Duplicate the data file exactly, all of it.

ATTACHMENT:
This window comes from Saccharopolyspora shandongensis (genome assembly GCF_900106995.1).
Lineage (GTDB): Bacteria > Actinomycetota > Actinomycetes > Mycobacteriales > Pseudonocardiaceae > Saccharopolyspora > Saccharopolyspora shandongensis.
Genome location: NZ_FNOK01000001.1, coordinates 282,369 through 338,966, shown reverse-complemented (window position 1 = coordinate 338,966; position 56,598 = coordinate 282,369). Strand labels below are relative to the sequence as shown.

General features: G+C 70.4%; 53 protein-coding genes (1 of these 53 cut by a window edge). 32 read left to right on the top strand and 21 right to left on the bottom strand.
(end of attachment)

This window comes from Saccharopolyspora shandongensis (genome assembly GCF_900106995.1).
Lineage (GTDB): Bacteria > Actinomycetota > Actinomycetes > Mycobacteriales > Pseudonocardiaceae > Saccharopolyspora > Saccharopolyspora shandongensis.
Genome location: NZ_FNOK01000001.1, coordinates 282,369 through 338,966, shown reverse-complemented (window position 1 = coordinate 338,966; position 56,598 = coordinate 282,369). Strand labels below are relative to the sequence as shown.

General features: G+C 70.4%; 53 protein-coding genes (1 of these 53 cut by a window edge). 32 read left to right on the top strand and 21 right to left on the bottom strand.